When I woke up today, I knew my day was going to suck. Like, really suck. And sure enough, I missed the bus and had to get a cab, and then worked a full shift on my feet. Even my regular double infusion of caffeine didn’t help: I was irritable and frustrated all morning, and I almost fell asleep on the subway coming home. I had started the day wanting to go for a run, but as I walked home in the freezing cold of the the early afternoon and sank into the couch I thought that nothing would get me out of it again. Which brings me to the point of this post: Finding Your Motivation! It’s as easy as jumping into a sunset joyfully! Hooray!
Just kidding. If it was that easy, we wouldn’t be here. Or at least, I wouldn’t be here.
Motivation is something that I’ve struggled with for a long time, whether it be for getting a head-start on school homework or cleaning my room, or exercising. Coming to terms with it and recognizing that “YES, I do have a problem with motivation!” has been one of my key breakthroughs in the past few months. Along with that realization also comes the knowledge that I’m not a slave to it. I alone have the power to motivate myself. Nobody apart from ME was able to convince me 100% to take responsibility for the things in my life, exercise included.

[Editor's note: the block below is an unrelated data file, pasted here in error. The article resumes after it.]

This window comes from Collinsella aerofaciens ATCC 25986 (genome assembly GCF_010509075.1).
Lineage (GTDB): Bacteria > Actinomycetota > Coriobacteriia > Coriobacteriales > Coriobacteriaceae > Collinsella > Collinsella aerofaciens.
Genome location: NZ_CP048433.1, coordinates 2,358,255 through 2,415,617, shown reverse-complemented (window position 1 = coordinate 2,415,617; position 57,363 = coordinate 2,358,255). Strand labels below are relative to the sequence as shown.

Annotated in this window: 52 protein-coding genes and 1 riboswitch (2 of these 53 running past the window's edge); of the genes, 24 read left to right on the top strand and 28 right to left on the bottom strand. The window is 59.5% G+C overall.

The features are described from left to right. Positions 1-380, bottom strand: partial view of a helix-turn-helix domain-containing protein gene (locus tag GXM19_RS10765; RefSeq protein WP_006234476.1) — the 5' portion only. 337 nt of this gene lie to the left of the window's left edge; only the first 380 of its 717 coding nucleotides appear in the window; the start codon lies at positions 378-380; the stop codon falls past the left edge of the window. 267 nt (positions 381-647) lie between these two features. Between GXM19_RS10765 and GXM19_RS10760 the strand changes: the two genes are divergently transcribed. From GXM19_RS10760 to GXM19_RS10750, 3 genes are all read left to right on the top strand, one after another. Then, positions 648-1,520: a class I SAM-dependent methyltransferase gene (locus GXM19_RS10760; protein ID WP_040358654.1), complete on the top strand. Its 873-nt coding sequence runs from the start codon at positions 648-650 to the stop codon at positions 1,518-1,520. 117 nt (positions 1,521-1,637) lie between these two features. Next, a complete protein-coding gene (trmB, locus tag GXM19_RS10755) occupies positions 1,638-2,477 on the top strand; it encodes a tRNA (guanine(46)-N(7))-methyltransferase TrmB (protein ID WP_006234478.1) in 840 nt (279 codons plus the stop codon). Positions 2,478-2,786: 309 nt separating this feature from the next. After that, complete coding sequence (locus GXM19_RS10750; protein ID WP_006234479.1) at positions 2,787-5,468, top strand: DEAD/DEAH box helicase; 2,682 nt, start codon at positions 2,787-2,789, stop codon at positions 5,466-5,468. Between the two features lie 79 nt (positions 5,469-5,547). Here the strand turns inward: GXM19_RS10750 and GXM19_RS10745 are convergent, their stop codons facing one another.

I hate to be the bearer of bad news, but beating yourself up about it or getting others to shame you into it gets you nowhere. It’s just a choice. Your choice. You can choose to be motivated, or you can choose not to be. Yesterday, in spite of all the crappiness, I chose to put my shoes on and walk out the door. And after a mile of running, I knew it was the right choice to make. About a mile and a half into my run, as I rounded a corner into Davis Square, I saw a man with a walker shamble out of a doorway towards a waiting vehicle. He wasn’t super old, but I got the impression that he hadn’t gone anywhere quickly in a very long time. When I saw him cross the sidewalk ahead of me I felt like all that effort I had put towards motivating myself to get out the door was worth it, because I was suddenly struck by a simple truth.
The precise thought I had was: “This run is a gift. Every run you go on is a gift you give yourself”, and it was a gift this guy couldn’t give to himself ever again. We are all lucky to be able to move like we do, be it running or swimming or yoga or yard work.
I’m not sure if it was the adrenaline or the circulation returning to my fingertips or just the fresh air, but I could feel the stress and trial of the day completely wash away. Just knowing that I was able to summon the will to get off the couch again and walk out the door was a victory for me, cemented by the realization that I didn’t have to go running today, but I got to go running today. Maybe it can be a victory for you as well.